Academic Resources

Many students struggle with studying and or test taking. Here we have provided some suggestions for studying and improving test taking skills. Not everything will work for every student, but try some out and figure out which ones work for you.

These tips and more can be found at www.onlinemastersdegree.com.

Study Tips

Actively listen in class. Most teachers give clues about what will be on a test. These include catchphrases like: “write down the following;” “in summary;” “let me emphasize” and “this will be on the test.”

Write down important information and edit the information for clarity. Study holistically. Get a well-rounded picture of what your material is and how to retain it, how to apply it. Figure out a way to apply what you know to real life. Hands-on experience, even in literature by acting it out, or reading aloud, can help you remember. Rehearse passages with friends and family or in the mirror.

If you must test by regurgitating material, use traditional memorization techniques: acronyms, nonsense sentences, chunking information and word association to help your recall.

Graphic organizers like Venn and cycle diagrams can help you remember by giving your visual aids. Many of us are visual learners. Create flowcharts, cause and effect boxes, draw pictures, maps, charts, or create mental images and associate them with the material.

Figure out what needs to be subjectively learned and what needs to be objectively learned. Objective learning is learning facts—unbiased material like science, it’s rational. Subjective learning asks for your opinion about something, your interpretation of the material.

Test Taking Tips

Eat well to supply your brain and body with needed nutrients. Eat rather fruits and vegetables. Noted “brain foods” include: apples and grapes, which are serotonin-rich and have a calming effect on the nerves and anxiety. Healthy carbohydrates, such as whole grains and vegetables provide glucose for your brain, keeping it sharp and alert.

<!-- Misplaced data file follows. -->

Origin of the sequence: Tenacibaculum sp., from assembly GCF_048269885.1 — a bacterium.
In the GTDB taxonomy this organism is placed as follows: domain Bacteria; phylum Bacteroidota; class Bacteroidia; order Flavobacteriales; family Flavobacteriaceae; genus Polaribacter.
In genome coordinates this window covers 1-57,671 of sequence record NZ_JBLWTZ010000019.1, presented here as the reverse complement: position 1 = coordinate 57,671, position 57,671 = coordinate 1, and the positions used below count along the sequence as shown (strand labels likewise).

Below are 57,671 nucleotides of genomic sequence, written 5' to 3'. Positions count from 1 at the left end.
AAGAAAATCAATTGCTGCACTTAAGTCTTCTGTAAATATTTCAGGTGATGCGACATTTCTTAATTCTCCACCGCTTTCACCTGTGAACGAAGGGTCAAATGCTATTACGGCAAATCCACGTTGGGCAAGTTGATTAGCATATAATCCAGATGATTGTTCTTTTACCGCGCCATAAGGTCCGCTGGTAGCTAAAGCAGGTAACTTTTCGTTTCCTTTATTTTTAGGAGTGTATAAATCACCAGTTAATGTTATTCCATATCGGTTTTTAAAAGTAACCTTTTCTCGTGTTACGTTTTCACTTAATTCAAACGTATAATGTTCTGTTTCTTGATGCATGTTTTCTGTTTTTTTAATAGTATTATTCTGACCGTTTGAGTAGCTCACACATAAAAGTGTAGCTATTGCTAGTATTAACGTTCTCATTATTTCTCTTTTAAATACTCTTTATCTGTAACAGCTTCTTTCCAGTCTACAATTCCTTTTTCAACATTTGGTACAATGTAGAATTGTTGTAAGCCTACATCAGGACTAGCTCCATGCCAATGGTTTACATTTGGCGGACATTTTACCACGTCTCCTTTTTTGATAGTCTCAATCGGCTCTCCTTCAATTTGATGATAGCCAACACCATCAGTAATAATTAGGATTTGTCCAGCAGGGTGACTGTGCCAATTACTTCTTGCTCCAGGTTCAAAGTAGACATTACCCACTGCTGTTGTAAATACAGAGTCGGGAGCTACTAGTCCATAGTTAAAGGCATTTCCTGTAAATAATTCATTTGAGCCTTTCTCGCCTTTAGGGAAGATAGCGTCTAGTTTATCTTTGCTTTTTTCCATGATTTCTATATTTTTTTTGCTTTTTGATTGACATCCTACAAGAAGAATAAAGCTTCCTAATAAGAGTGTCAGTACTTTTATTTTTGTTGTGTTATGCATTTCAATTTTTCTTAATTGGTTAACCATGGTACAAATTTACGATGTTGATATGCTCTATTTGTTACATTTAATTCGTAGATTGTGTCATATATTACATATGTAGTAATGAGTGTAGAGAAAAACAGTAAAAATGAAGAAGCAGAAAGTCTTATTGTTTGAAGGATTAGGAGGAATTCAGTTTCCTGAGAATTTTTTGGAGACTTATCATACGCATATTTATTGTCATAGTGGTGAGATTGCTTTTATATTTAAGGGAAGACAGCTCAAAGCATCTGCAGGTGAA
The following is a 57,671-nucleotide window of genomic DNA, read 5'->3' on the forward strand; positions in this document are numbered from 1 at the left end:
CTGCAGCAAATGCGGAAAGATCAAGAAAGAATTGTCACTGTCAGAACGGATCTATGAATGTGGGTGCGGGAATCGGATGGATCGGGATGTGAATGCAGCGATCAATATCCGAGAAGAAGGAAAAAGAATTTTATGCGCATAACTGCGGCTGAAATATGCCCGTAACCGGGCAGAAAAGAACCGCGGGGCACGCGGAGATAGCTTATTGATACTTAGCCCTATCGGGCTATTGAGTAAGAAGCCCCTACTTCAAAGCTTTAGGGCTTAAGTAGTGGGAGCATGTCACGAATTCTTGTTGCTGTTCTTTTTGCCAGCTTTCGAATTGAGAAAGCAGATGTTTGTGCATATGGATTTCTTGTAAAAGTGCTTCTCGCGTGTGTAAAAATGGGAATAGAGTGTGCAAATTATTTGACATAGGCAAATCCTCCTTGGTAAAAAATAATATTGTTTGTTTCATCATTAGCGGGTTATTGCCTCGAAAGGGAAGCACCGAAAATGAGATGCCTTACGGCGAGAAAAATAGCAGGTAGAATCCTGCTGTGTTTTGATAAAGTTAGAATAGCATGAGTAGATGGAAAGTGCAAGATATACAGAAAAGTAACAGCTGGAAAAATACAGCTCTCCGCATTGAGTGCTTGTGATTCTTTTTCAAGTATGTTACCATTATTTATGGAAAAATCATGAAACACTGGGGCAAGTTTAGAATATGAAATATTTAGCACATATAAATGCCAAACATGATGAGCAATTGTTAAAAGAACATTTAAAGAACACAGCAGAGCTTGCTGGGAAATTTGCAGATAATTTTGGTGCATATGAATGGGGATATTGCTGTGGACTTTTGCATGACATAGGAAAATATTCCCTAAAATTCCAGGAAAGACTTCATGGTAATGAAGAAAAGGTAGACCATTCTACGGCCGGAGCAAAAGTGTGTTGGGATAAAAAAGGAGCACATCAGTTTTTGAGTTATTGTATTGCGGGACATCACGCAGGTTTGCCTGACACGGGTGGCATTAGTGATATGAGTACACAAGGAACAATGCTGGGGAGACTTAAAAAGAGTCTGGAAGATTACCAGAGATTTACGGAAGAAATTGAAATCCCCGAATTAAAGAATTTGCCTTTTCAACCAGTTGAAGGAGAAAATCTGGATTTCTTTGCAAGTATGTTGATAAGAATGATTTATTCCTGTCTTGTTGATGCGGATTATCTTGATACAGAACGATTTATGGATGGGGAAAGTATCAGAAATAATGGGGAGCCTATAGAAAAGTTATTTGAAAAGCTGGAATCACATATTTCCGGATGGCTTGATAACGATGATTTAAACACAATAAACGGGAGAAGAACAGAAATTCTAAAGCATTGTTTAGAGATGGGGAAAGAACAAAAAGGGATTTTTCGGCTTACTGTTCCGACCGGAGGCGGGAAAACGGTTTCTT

Make sure that you have all the necessary supplies for your test. Bring several sharpened pencils, erasers, pens, dictionaries, thesauruses, protractors, and calculators, whatever you need. Going into a test unprepared builds unnecessary anxiety.

Find and complete sample tests. If no sample tests are available, create one based on information that you know the teacher stressed in class. If anything, make an outline, flowchart or simple notes. Doing this ahead of time allows you plenty of opportunity to address your teacher with pertinent questions before testing occurs.

Read directions carefully. Re-read directions through the testing process if possible, especially multi-step directions.

Read through your test before you ever start taking it. Note questions that will take a lot of thought or work to complete and ones that you know right off the bat. Work the easiest questions or essays first. A common mistake is not answering every question—leave none blank.

Ask questions during the exam, if allowed. The only ignorant question is the one not asked.

If you don’t understand what a question is asking, or if you have a longer passage to read and understand, identify key words. Write them down. Key words can help you rephrase questions or passages that are difficult to understand.

Jot down a mini-outline next to the question to help organize your thoughts before writing. It’s especially important before essays. Your time is limited, but it is no excuse not to write neatly. Unintelligible handwriting means that you may lose points, even if you know that what you are writing about is correct. Remember, if you can’t read your own writing, the person grading your test won’t be able to decipher it, either.

Don’t fall under the impression that the students finishing early have finished testing correctly. Use all the time given to you. Go back and re-read your questions and answers. Don’t second-guess yourself, just make sure that your writing is neat and that you are concise.

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